This was the case with the headrest on a cream leather recliner armchair we treated recently. While on the surface the damage looked minimal, it was necessary to remove the contaminated leather to reveal just how far the oil had spread. The solution? In a small number of cases we can extract the oil and refinish the existing leather, but often we recommend replacing the affected panels, as we did in this instance. Our client was very pleased with the finished result, which can be seen in the photos below.
"Fashions fade, style is eternal." — Yves Saint-Laurent
This beautiful Victorian leather armchair and its matching footstool were once a deep, luxurious green. I know that because the original colour still sits underneath the folds and other areas which had never been exposed to the light.
However, due to years of exposure to damaging UV rays, the pigments had severely faded, leaving an irregular mixture of mottled green and teal. However, that is the only thing that detracts from this beautiful piece of furniture, and the owner was very keen to have the colour restored.
This chair attracted a lot of attention due to it being featured as a "work in progress" exhibit (with the owner's permission) during the recent Made in Wairarapa Expo. Many visitors to the Expo wanted to see the finished product, and so I am pleased to be able to finally post the results below.
The owner of this old leather pouf was thinking about discarding it when she saw our advertisement and asked me if it was possible to recolour it, suggesting black sides and a tan top and base. I initially applied a solid colour as requested but it drew attention to the flaws in the leather, and thereafter applied an antique, slightly distressed look. The results were very satisfying and are shown below.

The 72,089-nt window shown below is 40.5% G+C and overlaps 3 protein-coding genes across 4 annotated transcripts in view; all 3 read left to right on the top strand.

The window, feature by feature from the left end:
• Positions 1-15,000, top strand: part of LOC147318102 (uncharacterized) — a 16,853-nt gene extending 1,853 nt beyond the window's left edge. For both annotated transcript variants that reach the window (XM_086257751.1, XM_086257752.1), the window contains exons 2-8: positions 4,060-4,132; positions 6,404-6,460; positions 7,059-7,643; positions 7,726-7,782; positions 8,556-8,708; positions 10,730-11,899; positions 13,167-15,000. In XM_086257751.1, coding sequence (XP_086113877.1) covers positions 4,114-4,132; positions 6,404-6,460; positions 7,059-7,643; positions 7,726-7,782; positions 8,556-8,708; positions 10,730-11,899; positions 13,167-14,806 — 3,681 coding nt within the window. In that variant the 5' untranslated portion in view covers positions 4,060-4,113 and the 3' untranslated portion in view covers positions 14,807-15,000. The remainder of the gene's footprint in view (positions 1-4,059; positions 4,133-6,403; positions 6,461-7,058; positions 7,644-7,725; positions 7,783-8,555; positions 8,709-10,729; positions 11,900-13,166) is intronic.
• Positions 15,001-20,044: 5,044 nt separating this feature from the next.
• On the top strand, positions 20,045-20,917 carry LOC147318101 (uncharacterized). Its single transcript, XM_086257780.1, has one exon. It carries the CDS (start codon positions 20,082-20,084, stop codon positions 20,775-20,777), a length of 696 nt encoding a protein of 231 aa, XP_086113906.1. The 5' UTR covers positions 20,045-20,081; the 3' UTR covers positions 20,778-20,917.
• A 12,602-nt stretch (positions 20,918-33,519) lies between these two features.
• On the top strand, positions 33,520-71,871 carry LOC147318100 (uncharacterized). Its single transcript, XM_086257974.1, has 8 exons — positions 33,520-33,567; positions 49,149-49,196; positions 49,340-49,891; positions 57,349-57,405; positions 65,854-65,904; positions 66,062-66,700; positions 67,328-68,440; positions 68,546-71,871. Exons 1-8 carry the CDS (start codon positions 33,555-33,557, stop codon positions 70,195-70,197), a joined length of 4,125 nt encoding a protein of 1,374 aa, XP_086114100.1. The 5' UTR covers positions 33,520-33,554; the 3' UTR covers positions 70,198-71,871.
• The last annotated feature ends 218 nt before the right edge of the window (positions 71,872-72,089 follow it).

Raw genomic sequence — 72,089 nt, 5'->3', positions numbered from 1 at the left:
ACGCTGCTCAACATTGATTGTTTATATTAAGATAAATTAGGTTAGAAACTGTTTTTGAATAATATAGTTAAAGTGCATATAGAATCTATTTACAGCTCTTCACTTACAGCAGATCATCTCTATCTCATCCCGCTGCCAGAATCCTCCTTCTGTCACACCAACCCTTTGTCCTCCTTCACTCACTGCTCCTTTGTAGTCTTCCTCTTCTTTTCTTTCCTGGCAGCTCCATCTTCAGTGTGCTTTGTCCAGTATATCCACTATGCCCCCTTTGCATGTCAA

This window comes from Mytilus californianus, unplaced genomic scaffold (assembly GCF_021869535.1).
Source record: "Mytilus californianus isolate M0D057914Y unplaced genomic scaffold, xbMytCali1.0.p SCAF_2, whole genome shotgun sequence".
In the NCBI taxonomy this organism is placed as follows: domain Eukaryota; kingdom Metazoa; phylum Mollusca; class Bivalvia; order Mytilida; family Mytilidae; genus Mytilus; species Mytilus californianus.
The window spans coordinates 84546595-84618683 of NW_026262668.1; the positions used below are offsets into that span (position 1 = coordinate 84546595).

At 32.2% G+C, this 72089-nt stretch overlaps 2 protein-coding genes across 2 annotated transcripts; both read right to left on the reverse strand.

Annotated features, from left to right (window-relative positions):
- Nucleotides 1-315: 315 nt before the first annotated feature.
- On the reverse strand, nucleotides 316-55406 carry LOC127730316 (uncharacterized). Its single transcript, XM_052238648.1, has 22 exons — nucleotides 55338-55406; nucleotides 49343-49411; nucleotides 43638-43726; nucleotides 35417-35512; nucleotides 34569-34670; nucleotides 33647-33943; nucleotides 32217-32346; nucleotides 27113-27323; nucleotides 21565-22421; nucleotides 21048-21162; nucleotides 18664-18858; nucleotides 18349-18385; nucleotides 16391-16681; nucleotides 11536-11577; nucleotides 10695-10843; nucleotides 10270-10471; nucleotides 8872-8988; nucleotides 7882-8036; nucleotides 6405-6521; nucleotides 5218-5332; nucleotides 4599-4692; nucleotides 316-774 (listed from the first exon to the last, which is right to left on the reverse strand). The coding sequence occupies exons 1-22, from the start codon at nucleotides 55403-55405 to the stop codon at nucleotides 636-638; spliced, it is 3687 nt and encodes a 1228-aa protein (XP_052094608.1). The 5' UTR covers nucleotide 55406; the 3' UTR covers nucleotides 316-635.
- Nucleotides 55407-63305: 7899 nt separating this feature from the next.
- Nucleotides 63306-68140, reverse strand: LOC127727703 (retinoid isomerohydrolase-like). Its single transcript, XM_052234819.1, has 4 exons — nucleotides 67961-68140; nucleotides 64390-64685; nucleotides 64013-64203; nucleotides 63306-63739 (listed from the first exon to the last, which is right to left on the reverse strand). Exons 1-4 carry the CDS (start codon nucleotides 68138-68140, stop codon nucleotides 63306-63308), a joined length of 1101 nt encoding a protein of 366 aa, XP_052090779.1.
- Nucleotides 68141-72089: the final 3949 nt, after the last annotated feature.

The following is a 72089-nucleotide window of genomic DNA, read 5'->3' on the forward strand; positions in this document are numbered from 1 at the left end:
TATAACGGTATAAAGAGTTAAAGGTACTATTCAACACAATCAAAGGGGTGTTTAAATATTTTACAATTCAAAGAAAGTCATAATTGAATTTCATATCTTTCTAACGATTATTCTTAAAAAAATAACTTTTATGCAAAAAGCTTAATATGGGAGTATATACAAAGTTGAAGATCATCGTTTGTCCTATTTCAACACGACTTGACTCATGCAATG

"In art, the hand can never execute anything higher than the heart can imagine." — Ralph Waldo Emerson
In the leather care industry, the term "hand" is used to describe the softness and feel of the leather surface. Some of the softest and most luxurious leathers, however, are also the most prone to soiling and stains can be very difficult or even impossible to remove.
This was the case with a very expensive semi-aniline handbag presented to me for cleaning recently. The leather was heavily soiled by natural body oils from regular handling, and it also had a number of watermarks. Some of the stains were permanent, i.e. unable to be removed by cleaning.
The bag not only represented a significant investment but was also very much loved by its owner, who wanted to know if I could not only remove the stains but also add a protective finish. I explained that this was possible but that the protective finish might not have quite the same soft feel, or hand.
The photos below show the results from recolouring and applying a protective finish to the bag, but best of all—and to my client's great delight—the leather felt as soft and as luxurious as before!
Sometimes I am asked to repair leather where the cause of damage is unknown. This is not so much a problem for me, although it can make all the difference for the owner if an insurance claim is involved. In this latest job, the footrests on two leather recliner armchairs were severely damaged by tears and cuts. The solution? I supplied new replacement leather for the damaged footrests which was cut to shape and sewn on by our upholsterer, then it was simply a matter of recolouring the new leather to match the adjacent panels. The colour had a subtle two-tone antique effect which is always a little more challenging than a single solid colour, but I enjoy that kind of challenge as I personally am not satisfied until the colour is right. The owner was very happy with the finished result, which is shown in the photos below. *
* Any variation in the colour between photos is due to different lighting conditions at the time each photo was taken.